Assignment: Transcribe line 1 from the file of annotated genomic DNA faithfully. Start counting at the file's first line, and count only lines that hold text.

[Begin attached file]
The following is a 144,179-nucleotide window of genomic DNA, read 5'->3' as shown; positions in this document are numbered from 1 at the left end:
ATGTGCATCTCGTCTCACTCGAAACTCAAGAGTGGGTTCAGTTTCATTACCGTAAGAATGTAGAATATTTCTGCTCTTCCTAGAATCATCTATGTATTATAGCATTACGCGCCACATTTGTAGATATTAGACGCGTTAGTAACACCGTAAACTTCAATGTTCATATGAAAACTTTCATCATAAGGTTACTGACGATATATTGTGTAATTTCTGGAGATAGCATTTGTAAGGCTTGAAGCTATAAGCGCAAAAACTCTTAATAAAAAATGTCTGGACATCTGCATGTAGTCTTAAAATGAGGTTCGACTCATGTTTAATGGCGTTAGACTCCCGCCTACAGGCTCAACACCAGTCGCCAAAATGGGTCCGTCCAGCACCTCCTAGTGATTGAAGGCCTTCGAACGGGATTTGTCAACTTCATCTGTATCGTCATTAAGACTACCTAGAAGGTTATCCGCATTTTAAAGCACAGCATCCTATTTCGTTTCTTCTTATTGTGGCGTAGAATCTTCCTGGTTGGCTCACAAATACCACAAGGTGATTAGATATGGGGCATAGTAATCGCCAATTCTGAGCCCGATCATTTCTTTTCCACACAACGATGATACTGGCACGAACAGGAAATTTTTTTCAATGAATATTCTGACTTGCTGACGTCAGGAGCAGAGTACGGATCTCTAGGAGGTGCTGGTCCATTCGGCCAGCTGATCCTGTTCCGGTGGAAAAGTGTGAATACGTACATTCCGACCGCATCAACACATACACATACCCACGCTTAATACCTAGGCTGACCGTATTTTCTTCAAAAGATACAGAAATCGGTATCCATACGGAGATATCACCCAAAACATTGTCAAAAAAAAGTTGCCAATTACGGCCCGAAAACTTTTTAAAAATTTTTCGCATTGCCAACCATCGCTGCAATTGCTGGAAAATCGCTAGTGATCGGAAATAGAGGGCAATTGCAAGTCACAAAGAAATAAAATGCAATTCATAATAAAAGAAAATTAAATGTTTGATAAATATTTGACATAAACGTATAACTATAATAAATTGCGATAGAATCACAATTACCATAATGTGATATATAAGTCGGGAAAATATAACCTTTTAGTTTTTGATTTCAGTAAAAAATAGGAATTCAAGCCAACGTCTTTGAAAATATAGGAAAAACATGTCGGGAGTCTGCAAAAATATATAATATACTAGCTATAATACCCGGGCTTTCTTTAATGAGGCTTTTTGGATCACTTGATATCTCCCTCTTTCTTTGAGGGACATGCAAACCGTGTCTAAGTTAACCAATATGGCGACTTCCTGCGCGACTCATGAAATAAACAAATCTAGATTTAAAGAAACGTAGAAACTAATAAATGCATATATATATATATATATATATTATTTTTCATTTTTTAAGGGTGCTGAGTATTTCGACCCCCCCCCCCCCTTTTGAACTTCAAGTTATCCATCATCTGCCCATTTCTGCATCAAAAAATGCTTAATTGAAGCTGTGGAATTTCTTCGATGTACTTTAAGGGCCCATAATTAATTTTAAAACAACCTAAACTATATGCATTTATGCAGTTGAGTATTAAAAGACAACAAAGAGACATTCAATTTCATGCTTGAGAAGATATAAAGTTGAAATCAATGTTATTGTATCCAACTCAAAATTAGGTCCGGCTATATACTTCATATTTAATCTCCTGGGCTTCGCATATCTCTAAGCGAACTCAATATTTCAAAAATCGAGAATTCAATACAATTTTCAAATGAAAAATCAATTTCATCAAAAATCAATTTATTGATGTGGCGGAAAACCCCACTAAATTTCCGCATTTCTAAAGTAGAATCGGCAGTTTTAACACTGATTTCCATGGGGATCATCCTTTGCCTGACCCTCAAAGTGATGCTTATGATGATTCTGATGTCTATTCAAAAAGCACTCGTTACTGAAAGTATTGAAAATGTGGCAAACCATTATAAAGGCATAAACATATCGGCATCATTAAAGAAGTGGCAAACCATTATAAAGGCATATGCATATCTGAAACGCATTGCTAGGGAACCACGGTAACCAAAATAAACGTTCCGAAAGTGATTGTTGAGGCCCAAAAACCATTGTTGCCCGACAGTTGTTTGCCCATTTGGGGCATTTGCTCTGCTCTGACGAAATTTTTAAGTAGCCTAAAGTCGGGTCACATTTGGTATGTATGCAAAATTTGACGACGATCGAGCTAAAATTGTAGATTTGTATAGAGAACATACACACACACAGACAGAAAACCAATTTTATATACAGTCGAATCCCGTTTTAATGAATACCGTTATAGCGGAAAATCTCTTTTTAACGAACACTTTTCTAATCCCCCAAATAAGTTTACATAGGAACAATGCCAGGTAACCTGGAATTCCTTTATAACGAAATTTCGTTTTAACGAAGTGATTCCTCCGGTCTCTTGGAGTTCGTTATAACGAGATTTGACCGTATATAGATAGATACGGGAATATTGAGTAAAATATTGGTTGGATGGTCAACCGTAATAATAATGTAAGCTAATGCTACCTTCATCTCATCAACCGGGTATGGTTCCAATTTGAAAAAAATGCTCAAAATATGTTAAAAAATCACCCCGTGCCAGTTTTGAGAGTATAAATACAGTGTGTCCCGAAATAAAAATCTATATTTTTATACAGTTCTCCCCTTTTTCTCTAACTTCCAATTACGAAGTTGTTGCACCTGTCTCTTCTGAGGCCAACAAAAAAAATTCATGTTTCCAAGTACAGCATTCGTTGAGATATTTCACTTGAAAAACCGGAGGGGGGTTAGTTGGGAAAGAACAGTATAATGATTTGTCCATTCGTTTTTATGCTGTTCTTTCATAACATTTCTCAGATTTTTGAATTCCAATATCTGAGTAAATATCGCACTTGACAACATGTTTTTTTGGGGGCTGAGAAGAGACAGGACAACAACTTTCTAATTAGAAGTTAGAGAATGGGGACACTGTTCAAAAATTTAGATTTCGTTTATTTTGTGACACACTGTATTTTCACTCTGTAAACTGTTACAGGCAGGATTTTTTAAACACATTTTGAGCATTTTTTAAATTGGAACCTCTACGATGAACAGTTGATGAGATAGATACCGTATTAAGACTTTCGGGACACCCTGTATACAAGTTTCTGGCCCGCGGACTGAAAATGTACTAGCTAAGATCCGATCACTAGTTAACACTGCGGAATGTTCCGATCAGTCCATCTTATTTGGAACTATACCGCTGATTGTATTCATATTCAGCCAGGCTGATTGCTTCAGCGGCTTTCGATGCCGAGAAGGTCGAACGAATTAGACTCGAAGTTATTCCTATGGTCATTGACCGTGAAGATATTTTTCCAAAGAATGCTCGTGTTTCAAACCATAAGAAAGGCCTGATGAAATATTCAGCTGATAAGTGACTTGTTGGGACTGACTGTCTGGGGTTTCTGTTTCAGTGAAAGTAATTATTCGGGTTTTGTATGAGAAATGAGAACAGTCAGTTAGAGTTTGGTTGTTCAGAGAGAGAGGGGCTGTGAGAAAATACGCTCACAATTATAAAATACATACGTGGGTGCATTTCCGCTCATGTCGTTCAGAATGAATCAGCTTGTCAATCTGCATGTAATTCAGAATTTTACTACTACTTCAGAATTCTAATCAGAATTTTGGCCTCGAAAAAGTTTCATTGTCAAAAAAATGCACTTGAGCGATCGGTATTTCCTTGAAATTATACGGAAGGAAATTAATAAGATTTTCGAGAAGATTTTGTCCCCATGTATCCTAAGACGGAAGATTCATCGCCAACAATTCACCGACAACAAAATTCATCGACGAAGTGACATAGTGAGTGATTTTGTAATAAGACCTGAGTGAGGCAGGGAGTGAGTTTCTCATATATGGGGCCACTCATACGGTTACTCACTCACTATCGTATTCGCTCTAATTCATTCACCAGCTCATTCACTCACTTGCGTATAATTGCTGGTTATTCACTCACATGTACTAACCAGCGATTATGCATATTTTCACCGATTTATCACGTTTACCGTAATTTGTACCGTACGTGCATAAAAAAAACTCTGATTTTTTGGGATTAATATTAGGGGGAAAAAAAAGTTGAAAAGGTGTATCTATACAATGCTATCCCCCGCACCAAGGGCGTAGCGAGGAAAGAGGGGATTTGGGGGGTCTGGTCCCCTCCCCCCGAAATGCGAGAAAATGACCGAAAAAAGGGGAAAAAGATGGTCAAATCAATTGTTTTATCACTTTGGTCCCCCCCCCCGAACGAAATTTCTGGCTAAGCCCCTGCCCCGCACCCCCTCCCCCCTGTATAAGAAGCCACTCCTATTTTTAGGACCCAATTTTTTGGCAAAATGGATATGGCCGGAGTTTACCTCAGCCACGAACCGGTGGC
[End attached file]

The following is a 144,179-nucleotide window of genomic DNA, read 5'->3' as shown; positions in this document are numbered from 1 at the left end: